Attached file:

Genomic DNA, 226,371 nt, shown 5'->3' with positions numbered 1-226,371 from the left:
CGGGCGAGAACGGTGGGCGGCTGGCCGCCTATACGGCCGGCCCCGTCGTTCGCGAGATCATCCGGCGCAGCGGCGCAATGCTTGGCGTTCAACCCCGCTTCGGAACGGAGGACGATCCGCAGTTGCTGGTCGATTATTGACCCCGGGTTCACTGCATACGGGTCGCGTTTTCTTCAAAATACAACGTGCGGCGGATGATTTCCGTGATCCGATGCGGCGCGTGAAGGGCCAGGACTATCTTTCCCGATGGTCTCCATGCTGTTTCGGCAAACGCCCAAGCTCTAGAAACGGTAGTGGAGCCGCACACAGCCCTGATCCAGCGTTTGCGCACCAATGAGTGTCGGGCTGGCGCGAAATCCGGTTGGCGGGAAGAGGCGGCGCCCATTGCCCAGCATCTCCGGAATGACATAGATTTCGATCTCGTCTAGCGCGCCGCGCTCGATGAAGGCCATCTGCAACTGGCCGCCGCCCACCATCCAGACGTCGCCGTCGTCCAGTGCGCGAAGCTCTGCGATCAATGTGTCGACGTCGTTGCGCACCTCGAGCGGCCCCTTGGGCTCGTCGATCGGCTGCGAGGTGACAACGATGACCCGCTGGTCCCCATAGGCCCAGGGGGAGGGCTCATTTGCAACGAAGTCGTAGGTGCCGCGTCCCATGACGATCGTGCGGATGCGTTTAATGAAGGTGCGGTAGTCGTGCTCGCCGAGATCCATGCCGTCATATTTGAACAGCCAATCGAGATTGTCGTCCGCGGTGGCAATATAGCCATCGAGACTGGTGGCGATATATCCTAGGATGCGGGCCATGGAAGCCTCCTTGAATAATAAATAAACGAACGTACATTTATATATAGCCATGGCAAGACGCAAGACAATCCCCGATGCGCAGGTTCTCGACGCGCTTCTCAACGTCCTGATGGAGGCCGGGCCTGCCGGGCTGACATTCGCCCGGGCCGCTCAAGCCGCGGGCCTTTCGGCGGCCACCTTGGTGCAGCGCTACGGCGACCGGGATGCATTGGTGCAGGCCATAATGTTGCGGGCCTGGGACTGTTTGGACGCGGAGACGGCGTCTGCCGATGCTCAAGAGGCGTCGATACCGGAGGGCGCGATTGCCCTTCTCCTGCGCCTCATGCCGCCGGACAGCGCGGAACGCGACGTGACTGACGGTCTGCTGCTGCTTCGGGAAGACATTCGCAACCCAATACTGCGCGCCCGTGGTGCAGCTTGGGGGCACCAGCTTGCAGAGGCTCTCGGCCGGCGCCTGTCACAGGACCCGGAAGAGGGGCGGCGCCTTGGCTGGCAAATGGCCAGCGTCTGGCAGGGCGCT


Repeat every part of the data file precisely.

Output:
Genomic DNA, 226,371 nt, shown 5'->3' with positions numbered 1-226,371 from the left:
CGGGCGAGAACGGTGGGCGGCTGGCCGCCTATACGGCCGGCCCCGTCGTTCGCGAGATCATCCGGCGCAGCGGCGCAATGCTTGGCGTTCAACCCCGCTTCGGAACGGAGGACGATCCGCAGTTGCTGGTCGATTATTGACCCCGGGTTCACTGCATACGGGTCGCGTTTTCTTCAAAATACAACGTGCGGCGGATGATTTCCGTGATCCGATGCGGCGCGTGAAGGGCCAGGACTATCTTTCCCGATGGTCTCCATGCTGTTTCGGCAAACGCCCAAGCTCTAGAAACGGTAGTGGAGCCGCACACAGCCCTGATCCAGCGTTTGCGCACCAATGAGTGTCGGGCTGGCGCGAAATCCGGTTGGCGGGAAGAGGCGGCGCCCATTGCCCAGCATCTCCGGAATGACATAGATTTCGATCTCGTCTAGCGCGCCGCGCTCGATGAAGGCCATCTGCAACTGGCCGCCGCCCACCATCCAGACGTCGCCGTCGTCCAGTGCGCGAAGCTCTGCGATCAATGTGTCGACGTCGTTGCGCACCTCGAGCGGCCCCTTGGGCTCGTCGATCGGCTGCGAGGTGACAACGATGACCCGCTGGTCCCCATAGGCCCAGGGGGAGGGCTCATTTGCAACGAAGTCGTAGGTGCCGCGTCCCATGACGATCGTGCGGATGCGTTTAATGAAGGTGCGGTAGTCGTGCTCGCCGAGATCCATGCCGTCATATTTGAACAGCCAATCGAGATTGTCGTCCGCGGTGGCAATATAGCCATCGAGACTGGTGGCGATATATCCTAGGATGCGGGCCATGGAAGCCTCCTTGAATAATAAATAAACGAACGTACATTTATATATAGCCATGGCAAGACGCAAGACAATCCCCGATGCGCAGGTTCTCGACGCGCTTCTCAACGTCCTGATGGAGGCCGGGCCTGCCGGGCTGACATTCGCCCGGGCCGCTCAAGCCGCGGGCCTTTCGGCGGCCACCTTGGTGCAGCGCTACGGCGACCGGGATGCATTGGTGCAGGCCATAATGTTGCGGGCCTGGGACTGTTTGGACGCGGAGACGGCGTCTGCCGATGCTCAAGAGGCGTCGATACCGGAGGGCGCGATTGCCCTTCTCCTGCGCCTCATGCCGCCGGACAGCGCGGAACGCGACGTGACTGACGGTCTGCTGCTGCTTCGGGAAGACATTCGCAACCCAATACTGCGCGCCCGTGGTGCAGCTTGGGGGCACCAGCTTGCAGAGGCTCTCGGCCGGCGCCTGTCACAGGACCCGGAAGAGGGGCGGCGCCTTGGCTGGCAAATGGCCAGCGTCTGGCAGGGCGCT